Kelvin Cochran dedicated over 30 years of his life to fighting fires and protecting the communities in which he's lived and worked. After being born into extreme poverty in Shreveport, Louisiana, Kelvin knew he wanted more out of life. At the age of five, he watched firemen fight a fire that had started in his neighbor’s house and determined that he wanted to be a firefighter. He got his start in his hometown and worked his way up the ranks to become its Fire Chief in 1999, where he served until he was appointed Fire Chief for the city of Atlanta in 2008. His exemplary service record drew the attention of President Obama, who in 2009 appointed Kelvin as the U.S. Fire Administrator for the United States Fire Administration, the highest office in the profession. After the city “begged” him to return, Kelvin resumed his post as Atlanta Fire Chief in 2010.
Kelvin is actively involved at Elizabeth Baptist Church, where he is a deacon and leads a men's Bible study. Inspired by his faith, Chief Cochran wrote “Who Told You That You Were Naked?" a book which details the state of man since the fall of Adam in the Book of Genesis. The takeaway of his book is that only in Christ can men be rescued from their fallen condition and fulfill their purpose as husbands and fathers.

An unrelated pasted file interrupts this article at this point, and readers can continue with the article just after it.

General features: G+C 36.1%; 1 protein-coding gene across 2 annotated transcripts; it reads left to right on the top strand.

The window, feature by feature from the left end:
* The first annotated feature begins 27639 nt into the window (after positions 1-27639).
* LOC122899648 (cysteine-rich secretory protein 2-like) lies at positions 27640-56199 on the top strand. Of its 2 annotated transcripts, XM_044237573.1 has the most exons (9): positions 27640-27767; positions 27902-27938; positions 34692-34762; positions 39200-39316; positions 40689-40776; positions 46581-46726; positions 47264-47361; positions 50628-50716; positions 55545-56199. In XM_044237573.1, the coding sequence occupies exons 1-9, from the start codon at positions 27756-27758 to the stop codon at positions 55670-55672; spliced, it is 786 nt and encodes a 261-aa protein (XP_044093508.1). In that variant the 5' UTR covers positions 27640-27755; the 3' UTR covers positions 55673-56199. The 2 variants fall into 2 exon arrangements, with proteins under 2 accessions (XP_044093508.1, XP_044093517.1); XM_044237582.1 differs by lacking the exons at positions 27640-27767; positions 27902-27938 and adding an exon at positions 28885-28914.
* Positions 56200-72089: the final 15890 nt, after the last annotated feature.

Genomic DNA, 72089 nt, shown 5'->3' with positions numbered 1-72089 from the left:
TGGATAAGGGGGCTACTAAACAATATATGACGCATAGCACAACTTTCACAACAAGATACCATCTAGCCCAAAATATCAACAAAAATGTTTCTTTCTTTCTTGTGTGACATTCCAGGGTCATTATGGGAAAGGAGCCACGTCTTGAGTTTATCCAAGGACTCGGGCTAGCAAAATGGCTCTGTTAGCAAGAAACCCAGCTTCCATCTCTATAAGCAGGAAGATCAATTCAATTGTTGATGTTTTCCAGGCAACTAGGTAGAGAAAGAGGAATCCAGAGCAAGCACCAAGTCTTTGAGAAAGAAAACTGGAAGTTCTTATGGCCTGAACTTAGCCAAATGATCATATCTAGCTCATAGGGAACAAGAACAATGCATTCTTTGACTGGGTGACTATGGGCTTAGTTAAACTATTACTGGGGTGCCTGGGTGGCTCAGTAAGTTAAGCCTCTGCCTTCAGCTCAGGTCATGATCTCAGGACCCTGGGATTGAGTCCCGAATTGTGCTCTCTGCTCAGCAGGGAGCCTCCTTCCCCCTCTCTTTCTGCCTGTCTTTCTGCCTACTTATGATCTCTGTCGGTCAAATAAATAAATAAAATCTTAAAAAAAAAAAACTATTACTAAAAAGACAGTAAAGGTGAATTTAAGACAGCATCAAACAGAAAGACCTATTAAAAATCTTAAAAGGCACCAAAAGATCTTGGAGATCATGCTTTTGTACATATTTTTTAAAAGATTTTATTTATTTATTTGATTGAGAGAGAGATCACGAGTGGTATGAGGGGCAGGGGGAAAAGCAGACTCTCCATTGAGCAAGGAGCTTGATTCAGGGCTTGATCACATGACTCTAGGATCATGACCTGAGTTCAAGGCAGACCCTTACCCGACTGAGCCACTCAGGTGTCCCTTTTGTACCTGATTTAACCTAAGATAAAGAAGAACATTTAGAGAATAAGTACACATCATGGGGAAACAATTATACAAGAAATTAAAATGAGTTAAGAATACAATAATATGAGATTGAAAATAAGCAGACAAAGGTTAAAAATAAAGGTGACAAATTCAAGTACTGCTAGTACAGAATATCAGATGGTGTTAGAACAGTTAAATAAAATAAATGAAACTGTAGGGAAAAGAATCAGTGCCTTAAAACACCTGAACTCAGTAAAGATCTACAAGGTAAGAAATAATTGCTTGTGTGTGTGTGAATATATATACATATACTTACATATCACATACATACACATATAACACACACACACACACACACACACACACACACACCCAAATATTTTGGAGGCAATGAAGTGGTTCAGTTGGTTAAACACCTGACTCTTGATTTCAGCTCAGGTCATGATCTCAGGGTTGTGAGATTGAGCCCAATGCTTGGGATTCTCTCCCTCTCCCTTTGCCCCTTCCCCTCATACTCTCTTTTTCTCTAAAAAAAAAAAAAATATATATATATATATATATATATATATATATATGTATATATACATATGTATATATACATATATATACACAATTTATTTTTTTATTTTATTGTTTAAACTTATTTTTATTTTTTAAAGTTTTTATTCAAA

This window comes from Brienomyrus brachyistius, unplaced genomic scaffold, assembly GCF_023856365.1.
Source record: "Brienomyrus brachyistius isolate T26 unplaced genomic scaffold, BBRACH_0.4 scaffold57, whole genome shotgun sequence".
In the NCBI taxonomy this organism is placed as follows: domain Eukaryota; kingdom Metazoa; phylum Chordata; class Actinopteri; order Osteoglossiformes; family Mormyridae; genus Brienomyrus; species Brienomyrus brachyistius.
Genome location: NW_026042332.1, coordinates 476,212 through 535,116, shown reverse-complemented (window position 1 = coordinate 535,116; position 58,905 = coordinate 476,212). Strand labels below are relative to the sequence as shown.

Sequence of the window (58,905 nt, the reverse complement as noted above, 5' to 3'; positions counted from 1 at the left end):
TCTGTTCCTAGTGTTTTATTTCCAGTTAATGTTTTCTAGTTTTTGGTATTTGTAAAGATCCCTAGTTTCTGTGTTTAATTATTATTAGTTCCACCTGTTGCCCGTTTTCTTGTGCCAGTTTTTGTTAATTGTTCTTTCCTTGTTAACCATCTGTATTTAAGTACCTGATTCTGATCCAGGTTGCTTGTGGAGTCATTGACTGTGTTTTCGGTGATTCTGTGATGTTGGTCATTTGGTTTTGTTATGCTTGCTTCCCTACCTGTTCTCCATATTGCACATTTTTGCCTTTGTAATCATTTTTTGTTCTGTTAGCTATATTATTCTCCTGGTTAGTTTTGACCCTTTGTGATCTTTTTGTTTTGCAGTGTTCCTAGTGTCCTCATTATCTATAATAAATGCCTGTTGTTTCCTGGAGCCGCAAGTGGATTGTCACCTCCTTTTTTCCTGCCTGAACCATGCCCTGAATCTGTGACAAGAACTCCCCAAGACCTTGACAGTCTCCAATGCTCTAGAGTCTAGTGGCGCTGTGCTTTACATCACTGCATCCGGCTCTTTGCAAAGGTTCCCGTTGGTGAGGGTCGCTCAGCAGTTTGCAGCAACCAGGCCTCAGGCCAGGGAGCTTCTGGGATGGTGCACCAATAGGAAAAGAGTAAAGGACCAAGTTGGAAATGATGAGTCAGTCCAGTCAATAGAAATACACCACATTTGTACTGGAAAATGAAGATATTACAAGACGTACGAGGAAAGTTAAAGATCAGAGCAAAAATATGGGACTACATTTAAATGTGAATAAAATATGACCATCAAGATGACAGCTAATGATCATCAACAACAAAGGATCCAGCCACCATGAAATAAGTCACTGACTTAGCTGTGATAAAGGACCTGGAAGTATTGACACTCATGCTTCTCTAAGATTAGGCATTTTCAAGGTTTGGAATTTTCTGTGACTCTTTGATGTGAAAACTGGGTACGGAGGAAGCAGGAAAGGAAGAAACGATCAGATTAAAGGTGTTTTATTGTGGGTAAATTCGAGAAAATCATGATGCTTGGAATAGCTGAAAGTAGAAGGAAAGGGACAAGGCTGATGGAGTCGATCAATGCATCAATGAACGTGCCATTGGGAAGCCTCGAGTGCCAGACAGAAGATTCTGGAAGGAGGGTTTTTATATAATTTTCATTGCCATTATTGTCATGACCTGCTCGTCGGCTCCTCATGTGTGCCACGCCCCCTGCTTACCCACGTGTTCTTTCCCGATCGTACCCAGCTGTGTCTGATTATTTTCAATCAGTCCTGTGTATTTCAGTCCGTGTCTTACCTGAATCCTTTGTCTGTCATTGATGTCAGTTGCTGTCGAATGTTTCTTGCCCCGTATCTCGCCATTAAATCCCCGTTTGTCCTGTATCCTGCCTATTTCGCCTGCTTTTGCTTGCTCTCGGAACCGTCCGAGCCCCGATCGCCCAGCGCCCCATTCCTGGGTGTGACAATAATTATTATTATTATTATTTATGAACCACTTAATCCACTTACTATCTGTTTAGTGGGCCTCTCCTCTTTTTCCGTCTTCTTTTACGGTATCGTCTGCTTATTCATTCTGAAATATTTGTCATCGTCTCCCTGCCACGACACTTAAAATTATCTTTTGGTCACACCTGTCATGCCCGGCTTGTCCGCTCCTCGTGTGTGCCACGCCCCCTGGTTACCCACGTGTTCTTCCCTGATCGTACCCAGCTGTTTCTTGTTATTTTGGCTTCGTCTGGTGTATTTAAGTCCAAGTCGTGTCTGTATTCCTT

Chief Cochran’s book, "Who Told You That You Were Naked?" briefly discusses the clear biblical teaching that sex is reserved for marriage between a man and a woman. The mere statement of this well-known Christian belief, in a book written for men’s Bible study in his off-time, drew the ire of people seeking to redefine marriage who claim that Kelvin, in his official capacity as fire chief, shouldn’t be able to keep his job because his thoughts and beliefs don’t conform to theirs.
The city of Atlanta initially suspended Chief Cochran for 30 days without pay and ordered that he undergo sensitivity training. An investigation revealed that he had not discriminated against anyone, but at the end of his suspension he was fired.
Alliance Defending Freedom represented Chief Cochran in a suit filed against the city in federal court to vindicate his rights, including his rights to free speech and freedom of religion.
A federal court ruled that the city suspended and terminated Chief Cochran because he did not get permission from the city to write the book – a requirement that the court found to be an unconstitutional prior restraint on speech. Government cannot require a permission slip for its employees to write on important matters like faith and values in their off time. Those requirements are unconstitutional precisely because they enable the government to play speech favorites, approving messages it likes and denying requests for disfavored speech (like that of Chief Cochran’s here).
In October 2018, the city of Atlanta agreed to pay its former fire chief, Kelvin Cochran, $1.2 million in the wake of the federal court ruling.